With the advent of switching power supplies and their subsequent dominance in the marketplace, along came the issue of more hard-switching noise and interference. Square-wave switching generates high peak currents and harmonics, which produce interference at high frequencies. These frequencies are often difficult to filter and shield, especially in compact systems where the presence of high voltage complicates matters.
Additionally, because of the need for high withstanding voltage, high-voltage transformers tend to exhibit high parasitic elements, especially capacitance, and can be a major source of radiated RFI and EMI.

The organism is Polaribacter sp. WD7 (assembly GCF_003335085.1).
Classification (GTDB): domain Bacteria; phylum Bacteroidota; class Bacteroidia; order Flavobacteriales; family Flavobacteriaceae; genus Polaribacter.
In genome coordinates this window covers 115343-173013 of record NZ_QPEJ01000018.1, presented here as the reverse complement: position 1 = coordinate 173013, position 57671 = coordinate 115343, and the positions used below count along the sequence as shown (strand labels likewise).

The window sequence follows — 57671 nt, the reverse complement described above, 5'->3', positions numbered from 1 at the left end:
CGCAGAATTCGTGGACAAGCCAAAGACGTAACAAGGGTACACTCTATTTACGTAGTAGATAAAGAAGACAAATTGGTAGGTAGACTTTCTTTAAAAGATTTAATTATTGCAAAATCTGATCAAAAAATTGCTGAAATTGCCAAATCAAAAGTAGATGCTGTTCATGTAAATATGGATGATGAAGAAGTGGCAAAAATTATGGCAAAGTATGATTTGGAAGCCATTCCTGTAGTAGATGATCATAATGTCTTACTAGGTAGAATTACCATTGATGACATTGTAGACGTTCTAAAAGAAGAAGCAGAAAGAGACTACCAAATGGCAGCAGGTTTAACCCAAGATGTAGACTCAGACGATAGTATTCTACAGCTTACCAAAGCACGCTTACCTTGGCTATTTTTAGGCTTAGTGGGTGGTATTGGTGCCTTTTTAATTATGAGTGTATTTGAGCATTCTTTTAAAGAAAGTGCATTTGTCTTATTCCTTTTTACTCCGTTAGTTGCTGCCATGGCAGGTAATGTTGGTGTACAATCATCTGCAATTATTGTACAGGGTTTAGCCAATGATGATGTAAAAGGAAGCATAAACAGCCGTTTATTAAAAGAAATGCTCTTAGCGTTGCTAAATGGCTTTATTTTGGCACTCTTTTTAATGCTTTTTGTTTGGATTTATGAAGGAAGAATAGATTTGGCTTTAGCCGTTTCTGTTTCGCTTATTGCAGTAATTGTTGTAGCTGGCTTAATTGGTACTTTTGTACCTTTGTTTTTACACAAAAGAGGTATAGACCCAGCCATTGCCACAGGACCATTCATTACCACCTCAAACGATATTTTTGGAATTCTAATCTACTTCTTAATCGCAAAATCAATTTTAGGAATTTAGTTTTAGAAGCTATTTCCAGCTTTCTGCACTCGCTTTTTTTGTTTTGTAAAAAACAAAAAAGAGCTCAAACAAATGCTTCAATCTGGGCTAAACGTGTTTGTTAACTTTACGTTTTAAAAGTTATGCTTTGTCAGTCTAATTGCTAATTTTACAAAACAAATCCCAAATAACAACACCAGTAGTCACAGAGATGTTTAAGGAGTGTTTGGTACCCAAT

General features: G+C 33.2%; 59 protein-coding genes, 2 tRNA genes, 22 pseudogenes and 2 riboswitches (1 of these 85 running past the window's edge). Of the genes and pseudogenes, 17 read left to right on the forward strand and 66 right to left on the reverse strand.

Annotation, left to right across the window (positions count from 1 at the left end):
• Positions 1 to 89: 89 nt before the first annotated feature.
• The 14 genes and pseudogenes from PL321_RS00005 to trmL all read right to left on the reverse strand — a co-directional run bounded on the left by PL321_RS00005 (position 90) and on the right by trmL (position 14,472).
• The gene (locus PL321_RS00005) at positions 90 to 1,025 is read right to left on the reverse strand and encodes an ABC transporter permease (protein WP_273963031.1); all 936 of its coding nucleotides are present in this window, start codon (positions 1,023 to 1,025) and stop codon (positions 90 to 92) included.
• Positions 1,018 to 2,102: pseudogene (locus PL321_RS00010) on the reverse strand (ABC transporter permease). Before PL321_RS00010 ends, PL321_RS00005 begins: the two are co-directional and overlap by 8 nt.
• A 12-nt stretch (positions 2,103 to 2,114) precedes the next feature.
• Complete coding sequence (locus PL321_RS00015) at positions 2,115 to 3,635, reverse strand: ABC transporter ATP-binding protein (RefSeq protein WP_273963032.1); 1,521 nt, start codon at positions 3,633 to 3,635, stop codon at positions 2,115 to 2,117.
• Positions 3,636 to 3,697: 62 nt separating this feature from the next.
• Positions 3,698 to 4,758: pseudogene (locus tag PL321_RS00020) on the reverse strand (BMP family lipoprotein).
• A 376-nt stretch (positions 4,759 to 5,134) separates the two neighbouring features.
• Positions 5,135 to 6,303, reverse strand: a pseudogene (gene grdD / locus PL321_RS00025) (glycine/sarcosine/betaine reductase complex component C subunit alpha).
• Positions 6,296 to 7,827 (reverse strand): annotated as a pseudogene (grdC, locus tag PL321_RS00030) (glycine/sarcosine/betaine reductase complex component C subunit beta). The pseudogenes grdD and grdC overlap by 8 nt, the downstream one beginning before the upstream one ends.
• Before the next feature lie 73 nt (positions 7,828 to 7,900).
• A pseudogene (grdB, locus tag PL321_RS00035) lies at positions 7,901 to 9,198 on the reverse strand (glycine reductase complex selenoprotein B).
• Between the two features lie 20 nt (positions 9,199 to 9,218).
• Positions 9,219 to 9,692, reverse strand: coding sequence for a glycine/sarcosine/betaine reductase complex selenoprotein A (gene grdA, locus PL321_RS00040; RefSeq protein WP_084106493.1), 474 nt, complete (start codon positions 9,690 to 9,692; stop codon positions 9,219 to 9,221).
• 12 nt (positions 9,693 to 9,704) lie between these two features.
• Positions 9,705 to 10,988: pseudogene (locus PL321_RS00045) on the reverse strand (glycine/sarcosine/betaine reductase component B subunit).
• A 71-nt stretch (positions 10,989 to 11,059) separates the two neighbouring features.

Parasitic elements inherent in high-voltage transformers result in a narrowband resonant frequency with a high Q factor. This resonant frequency can change from device to device, and with changes in loading, input voltage, output voltage and temperature.
A frequency mismatch between a fixed-frequency, pulse-width modulated (PWM) drive signal and the natural resonant frequency of the transformer results in high current spikes, stresses and high transient voltages. For these reasons, switching-type topologies are undesirable in noise-sensitive environments, such as low-intensity light detection.
A more desirable topology that avoids these drawbacks is the resonant converter, as utilised in XP Power’s range of DC to HVDC converter modules. The history of resonant circuits dates back to the 19th century. By self-resonating at the natural resonant frequency of the transformer, issues such as high current spikes, transient voltages and noisy harmonics are minimised. The adoption of this topology is particularly advantageous in low-noise applications.